California became the fifth state to limit medical exemptions for vaccines of schoolchildren after Mississippi, West Virginia, Maine and New York. This means they do not offer personal, philosophical or religious exemptions from school vaccination requirements. Gov. Gavin Newsom signed the two bills on Monday.

According to SB 276

“Existing law prohibits the governing authority of a school or other institution from admitting for attendance any pupil who fails to obtain required immunizations within the time limits prescribed by the State Department of Public Health. Existing law exempts from those requirements a pupil whose parents have filed with the governing authority a written statement by a licensed physician to the effect that immunization is not considered safe for that child, indicating the specific nature and probable duration of their medical condition or circumstances, including, but not limited to, family medical history.”

The initial bill aims cracking down fraudulent medical exemptions to mandatory vaccinations for school-age children. In a statement, governor Newsom said that the “legislation provides new tools to better protect public health, and does so in a way that ensures parents, doctors, public health officials and school administrators all know the rules of the road moving forward.”

As a complementary bill, SB 714 supports mandatory immunization “unless the pupil has been immunized or has a medical exemption through a procedure that includes the completion of a compliant statewide form.”

The bill makes it clear that enforcement will start next year. This means doctors who previously granted a high number of medical exemptions won’t face scrutiny. However, different voices arose as the bill was being voted on. Republican Sen. John Moorlach of Costa Mesa recalled a developmentally disabled cousin who died at a young age.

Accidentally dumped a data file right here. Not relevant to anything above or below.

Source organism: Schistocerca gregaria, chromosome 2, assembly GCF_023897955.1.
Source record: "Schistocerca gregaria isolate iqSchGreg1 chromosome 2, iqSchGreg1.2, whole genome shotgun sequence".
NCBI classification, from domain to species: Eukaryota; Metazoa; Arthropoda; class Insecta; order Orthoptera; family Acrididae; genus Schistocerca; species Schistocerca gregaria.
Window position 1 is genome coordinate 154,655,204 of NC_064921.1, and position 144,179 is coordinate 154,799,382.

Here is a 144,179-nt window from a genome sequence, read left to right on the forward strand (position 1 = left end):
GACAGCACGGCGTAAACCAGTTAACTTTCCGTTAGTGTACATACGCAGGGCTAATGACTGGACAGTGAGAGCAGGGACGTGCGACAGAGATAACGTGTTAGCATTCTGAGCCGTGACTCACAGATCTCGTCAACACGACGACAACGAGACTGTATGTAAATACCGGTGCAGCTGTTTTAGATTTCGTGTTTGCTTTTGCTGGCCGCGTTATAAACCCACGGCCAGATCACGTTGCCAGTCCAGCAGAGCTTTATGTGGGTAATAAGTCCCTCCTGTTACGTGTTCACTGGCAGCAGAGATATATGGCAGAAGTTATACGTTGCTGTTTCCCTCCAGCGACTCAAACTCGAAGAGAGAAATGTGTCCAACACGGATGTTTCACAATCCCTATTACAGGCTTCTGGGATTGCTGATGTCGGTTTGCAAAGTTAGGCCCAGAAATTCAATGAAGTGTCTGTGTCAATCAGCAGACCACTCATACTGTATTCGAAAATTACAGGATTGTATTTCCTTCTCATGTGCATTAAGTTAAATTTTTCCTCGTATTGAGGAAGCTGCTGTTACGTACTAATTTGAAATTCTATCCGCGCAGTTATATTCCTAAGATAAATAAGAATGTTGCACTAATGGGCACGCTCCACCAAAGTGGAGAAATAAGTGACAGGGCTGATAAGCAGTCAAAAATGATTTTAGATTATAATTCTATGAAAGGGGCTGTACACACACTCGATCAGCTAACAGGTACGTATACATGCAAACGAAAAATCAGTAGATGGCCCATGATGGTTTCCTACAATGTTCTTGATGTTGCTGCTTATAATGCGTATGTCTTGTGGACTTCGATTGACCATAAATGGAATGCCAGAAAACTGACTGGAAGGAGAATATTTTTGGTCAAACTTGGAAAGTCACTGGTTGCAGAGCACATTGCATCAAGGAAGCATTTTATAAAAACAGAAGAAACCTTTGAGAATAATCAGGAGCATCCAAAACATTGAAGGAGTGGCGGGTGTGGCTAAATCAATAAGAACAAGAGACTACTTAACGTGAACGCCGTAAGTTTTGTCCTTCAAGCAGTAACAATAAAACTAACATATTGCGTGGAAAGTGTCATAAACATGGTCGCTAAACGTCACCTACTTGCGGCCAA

“That’s what these people fear,” Moorlach said for protesters. “We’ve got to hit the pause button.”

A new study revealed in the medical journal of JAMA tells the yearly rate of kindergartners without an up-to-date vaccination status rose from 7.8% to 9.84% between 2000 and 2013. 

“We noted a big decrease in the likelihood that a not-up-to-date kindergartener would have contact with another not-up-to-date kindergartner within their school,” the study’s first author Cassandra Pingali, a fellow at the US Centers for Disease Control and Prevention’s Immunization Services Division in Atlanta, said in an email as CNN reported. She added, ”These results indicate that a vaccine preventable disease outbreak is less likely to occur, and the interventions were effective at increasing vaccination rates in California kindergartners.”

WHAT THE LEFT IS SAYING: Scott Wiener, CA Democrat State Senator: “The Senate just gave final approval to #SB276 – cracking down on fraudulent vaccine exemptions – & the bill now heads to the Governor. I’m proud to co-author this important public health legislation, which is about our kids’ well-being. Thank you 

@DrPanMD for your leadership.”

WHAT THE RIGHT IS SAYING: Republican Senator Shannon Grove: “Many California families are filling the hallways and surrounding the Capitol to ask Governor Newsom to veto #SB276. 

I voted NO along with all my Senate Republican colleagues. #CaLeg”

Written ByEkim Kilic

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